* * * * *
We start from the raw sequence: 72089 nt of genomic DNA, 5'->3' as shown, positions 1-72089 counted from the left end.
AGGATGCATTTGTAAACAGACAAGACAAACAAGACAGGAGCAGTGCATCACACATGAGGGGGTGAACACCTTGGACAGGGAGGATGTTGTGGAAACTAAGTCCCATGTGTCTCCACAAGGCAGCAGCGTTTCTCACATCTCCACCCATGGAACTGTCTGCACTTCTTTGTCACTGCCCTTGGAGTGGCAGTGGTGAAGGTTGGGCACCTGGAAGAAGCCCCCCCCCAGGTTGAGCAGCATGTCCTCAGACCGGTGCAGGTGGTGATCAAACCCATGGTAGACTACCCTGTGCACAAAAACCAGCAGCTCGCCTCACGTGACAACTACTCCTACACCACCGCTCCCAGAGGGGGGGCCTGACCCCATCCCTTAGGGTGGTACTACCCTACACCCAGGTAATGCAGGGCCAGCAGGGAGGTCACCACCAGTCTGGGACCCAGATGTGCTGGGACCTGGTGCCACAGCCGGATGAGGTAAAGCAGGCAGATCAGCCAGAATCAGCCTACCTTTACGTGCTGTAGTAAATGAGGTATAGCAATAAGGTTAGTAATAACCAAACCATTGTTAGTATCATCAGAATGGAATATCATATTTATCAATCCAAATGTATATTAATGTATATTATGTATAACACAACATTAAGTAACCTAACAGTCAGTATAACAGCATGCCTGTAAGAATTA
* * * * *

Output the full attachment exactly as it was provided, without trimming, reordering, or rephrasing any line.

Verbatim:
We start from the raw sequence: 72089 nt of genomic DNA, 5'->3' as shown, positions 1-72089 counted from the left end.
AGGATGCATTTGTAAACAGACAAGACAAACAAGACAGGAGCAGTGCATCACACATGAGGGGGTGAACACCTTGGACAGGGAGGATGTTGTGGAAACTAAGTCCCATGTGTCTCCACAAGGCAGCAGCGTTTCTCACATCTCCACCCATGGAACTGTCTGCACTTCTTTGTCACTGCCCTTGGAGTGGCAGTGGTGAAGGTTGGGCACCTGGAAGAAGCCCCCCCCCAGGTTGAGCAGCATGTCCTCAGACCGGTGCAGGTGGTGATCAAACCCATGGTAGACTACCCTGTGCACAAAAACCAGCAGCTCGCCTCACGTGACAACTACTCCTACACCACCGCTCCCAGAGGGGGGGCCTGACCCCATCCCTTAGGGTGGTACTACCCTACACCCAGGTAATGCAGGGCCAGCAGGGAGGTCACCACCAGTCTGGGACCCAGATGTGCTGGGACCTGGTGCCACAGCCGGATGAGGTAAAGCAGGCAGATCAGCCAGAATCAGCCTACCTTTACGTGCTGTAGTAAATGAGGTATAGCAATAAGGTTAGTAATAACCAAACCATTGTTAGTATCATCAGAATGGAATATCATATTTATCAATCCAAATGTATATTAATGTATATTATGTATAACACAACATTAAGTAACCTAACAGTCAGTATAACAGCATGCCTGTAAGAATTA